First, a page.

Poster

Type of Information

Text and graphics. The graphics are important – a text-only poster will look dull and will probably be ignored by your potential readership.

Procedure

  1. Decide what text you want on your poster. Reduce it to the bare minimum – the larger the text size the more likely it is to be read.
  2. Decide what graphic elements to include: these need to be attractive or striking as well as relevant to the subject matter.
  3. Decide whether you are able to design and produce the poster yourself, or require assistance. If the latter, supply the relevant components to your contact.
  4. Finally, you need to decide how large the poster is to be, its orientation (portrait or landscape) and how many copies you want.
    If you want the poster to be displayed on the Greenbank church premises – for this, portrait orientation is easier than landscape – have a conversation with the Administrator first.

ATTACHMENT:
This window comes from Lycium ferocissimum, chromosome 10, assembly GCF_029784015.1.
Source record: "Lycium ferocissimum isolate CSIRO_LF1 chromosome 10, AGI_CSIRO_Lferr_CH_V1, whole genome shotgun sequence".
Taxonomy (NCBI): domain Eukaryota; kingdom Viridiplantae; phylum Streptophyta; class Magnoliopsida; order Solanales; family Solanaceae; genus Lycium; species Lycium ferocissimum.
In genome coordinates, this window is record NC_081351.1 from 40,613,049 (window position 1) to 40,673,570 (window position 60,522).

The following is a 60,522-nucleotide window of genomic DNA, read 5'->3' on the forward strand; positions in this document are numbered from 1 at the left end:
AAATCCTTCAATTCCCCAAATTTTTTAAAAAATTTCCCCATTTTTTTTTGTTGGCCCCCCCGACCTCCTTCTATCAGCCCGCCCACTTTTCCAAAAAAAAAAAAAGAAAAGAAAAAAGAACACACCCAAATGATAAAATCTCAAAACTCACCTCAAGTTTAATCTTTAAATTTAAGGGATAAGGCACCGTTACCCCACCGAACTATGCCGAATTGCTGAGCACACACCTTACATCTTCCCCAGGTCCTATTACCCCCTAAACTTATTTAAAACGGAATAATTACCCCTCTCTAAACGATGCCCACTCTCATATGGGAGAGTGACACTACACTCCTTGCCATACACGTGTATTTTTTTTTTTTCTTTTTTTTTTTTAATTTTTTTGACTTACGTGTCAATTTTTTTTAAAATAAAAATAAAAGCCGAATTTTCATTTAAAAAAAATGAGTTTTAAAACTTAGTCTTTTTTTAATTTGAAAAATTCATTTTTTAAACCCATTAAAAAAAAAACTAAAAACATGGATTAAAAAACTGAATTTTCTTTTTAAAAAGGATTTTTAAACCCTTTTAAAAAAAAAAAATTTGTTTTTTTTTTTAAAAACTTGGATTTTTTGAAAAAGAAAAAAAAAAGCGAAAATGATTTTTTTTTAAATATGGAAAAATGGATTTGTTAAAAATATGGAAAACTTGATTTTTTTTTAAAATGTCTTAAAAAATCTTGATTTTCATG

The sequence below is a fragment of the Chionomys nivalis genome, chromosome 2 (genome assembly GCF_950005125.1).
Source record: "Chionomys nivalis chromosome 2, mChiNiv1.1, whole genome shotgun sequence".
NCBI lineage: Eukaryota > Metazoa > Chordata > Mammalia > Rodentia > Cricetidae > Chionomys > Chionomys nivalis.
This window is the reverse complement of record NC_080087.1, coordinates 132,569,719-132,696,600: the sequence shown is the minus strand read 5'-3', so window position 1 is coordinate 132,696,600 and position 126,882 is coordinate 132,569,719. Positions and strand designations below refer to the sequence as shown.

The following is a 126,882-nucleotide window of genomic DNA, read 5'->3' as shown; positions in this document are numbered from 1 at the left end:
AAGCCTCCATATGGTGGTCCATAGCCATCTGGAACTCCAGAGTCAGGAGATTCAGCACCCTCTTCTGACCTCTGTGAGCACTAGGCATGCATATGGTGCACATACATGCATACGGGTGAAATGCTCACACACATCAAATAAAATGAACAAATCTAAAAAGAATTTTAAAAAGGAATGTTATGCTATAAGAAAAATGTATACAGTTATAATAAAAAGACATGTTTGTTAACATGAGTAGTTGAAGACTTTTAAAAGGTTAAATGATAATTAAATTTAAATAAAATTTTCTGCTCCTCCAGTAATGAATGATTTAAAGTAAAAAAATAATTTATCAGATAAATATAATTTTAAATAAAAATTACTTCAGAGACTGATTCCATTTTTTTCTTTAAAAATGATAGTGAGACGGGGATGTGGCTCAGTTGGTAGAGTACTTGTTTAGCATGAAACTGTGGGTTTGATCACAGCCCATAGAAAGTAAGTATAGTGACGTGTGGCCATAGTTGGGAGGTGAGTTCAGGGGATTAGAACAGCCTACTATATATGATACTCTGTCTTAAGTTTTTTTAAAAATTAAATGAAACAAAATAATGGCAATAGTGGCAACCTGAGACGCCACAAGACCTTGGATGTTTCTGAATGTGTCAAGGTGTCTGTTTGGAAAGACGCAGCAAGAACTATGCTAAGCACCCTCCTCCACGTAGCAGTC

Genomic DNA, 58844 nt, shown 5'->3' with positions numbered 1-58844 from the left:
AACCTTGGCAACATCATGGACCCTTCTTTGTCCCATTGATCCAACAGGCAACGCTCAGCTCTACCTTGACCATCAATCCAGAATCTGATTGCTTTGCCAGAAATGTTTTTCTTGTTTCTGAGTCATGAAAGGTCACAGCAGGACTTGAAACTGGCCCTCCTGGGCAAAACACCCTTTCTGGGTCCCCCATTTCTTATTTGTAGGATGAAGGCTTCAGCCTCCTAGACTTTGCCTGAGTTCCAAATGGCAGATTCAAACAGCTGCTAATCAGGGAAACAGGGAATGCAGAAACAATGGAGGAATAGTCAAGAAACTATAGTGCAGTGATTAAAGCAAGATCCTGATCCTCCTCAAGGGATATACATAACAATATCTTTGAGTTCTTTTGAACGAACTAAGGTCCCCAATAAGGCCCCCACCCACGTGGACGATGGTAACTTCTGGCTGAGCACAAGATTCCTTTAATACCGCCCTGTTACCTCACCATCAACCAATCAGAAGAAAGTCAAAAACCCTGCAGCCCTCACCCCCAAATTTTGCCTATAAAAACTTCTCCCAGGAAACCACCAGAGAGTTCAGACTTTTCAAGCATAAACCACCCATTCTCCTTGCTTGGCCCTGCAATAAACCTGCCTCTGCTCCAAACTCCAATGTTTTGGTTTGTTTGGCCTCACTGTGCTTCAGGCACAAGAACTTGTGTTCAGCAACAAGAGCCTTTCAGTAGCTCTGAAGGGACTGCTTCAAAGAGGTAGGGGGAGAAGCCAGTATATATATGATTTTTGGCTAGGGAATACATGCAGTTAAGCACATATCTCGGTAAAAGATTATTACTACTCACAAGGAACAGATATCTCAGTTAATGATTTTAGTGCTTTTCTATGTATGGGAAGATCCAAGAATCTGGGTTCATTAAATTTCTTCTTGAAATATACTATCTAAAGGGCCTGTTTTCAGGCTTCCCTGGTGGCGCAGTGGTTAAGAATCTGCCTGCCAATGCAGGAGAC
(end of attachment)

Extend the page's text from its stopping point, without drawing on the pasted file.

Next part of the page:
The Church office can produce coloured A4 or A3 prints, but for larger than that (e.g. A2 or A1), you will need to use a copy-shop.

Notice required

There are two stages to the production of a poster: 1) designing it; 2) getting it printed. The design can take up to a week or longer, depending on the availability of those involved. The printing can be done in a day or so, although larger formats, where a copy-shop is used, might take longer.

Other comments

You must not put up posters yourself: give them to the Administrator and ask her to do it.

Once the event or activity has passed, ask the Administrator to take down the poster(s).

A basic service is offered in poster design. The design process is considerably accelerated if it is email-based.

If the poster is being printed out of house, you will have to pay for it.

Contacts

John Murison (design assistance)
Ginny Johnston (office printing)

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Printer Printable Version